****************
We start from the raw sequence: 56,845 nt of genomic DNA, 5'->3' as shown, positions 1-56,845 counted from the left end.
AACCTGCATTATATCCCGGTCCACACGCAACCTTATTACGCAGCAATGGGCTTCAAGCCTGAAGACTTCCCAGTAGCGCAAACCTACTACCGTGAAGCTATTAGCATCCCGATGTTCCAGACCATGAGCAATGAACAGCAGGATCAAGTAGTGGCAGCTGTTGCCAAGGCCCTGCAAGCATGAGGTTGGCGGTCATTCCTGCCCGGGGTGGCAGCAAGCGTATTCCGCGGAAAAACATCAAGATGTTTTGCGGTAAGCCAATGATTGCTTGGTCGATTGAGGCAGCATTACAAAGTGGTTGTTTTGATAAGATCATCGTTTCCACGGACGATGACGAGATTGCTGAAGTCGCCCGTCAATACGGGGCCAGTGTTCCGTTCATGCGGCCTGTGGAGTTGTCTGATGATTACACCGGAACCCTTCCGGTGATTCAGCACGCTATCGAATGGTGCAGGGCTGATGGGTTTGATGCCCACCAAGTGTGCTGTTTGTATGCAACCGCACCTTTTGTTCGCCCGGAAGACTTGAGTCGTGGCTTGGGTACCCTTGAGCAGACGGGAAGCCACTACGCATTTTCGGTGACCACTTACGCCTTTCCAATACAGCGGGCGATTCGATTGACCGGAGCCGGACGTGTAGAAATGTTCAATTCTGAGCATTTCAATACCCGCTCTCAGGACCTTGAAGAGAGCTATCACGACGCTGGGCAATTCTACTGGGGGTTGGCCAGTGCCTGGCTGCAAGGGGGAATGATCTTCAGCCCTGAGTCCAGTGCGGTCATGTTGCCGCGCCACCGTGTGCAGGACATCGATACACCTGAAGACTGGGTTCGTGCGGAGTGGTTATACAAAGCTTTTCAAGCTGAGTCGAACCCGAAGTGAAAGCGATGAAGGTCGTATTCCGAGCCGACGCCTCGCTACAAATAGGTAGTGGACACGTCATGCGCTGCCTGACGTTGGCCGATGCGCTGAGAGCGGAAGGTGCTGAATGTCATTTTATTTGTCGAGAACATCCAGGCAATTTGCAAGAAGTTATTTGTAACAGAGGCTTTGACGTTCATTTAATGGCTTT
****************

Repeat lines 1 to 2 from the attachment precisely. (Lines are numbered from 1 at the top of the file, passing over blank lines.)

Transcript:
We start from the raw sequence: 56,845 nt of genomic DNA, 5'->3' as shown, positions 1-56,845 counted from the left end.
AACCTGCATTATATCCCGGTCCACACGCAACCTTATTACGCAGCAATGGGCTTCAAGCCTGAAGACTTCCCAGTAGCGCAAACCTACTACCGTGAAGCTATTAGCATCCCGATGTTCCAGACCATGAGCAATGAACAGCAGGATCAAGTAGTGGCAGCTGTTGCCAAGGCCCTGCAAGCATGAGGTTGGCGGTCATTCCTGCCCGGGGTGGCAGCAAGCGTATTCCGCGGAAAAACATCAAGATGTTTTGCGGTAAGCCAATGATTGCTTGGTCGATTGAGGCAGCATTACAAAGTGGTTGTTTTGATAAGATCATCGTTTCCACGGACGATGACGAGATTGCTGAAGTCGCCCGTCAATACGGGGCCAGTGTTCCGTTCATGCGGCCTGTGGAGTTGTCTGATGATTACACCGGAACCCTTCCGGTGATTCAGCACGCTATCGAATGGTGCAGGGCTGATGGGTTTGATGCCCACCAAGTGTGCTGTTTGTATGCAACCGCACCTTTTGTTCGCCCGGAAGACTTGAGTCGTGGCTTGGGTACCCTTGAGCAGACGGGAAGCCACTACGCATTTTCGGTGACCACTTACGCCTTTCCAATACAGCGGGCGATTCGATTGACCGGAGCCGGACGTGTAGAAATGTTCAATTCTGAGCATTTCAATACCCGCTCTCAGGACCTTGAAGAGAGCTATCACGACGCTGGGCAATTCTACTGGGGGTTGGCCAGTGCCTGGCTGCAAGGGGGAATGATCTTCAGCCCTGAGTCCAGTGCGGTCATGTTGCCGCGCCACCGTGTGCAGGACATCGATACACCTGAAGACTGGGTTCGTGCGGAGTGGTTATACAAAGCTTTTCAAGCTGAGTCGAACCCGAAGTGAAAGCGATGAAGGTCGTATTCCGAGCCGACGCCTCGCTACAAATAGGTAGTGGACACGTCATGCGCTGCCTGACGTTGGCCGATGCGCTGAGAGCGGAAGGTGCTGAATGTCATTTTATTTGTCGAGAACATCCAGGCAATTTGCAAGAAGTTATTTGTAACAGAGGCTTTGACGTTCATTTAATGGCTTT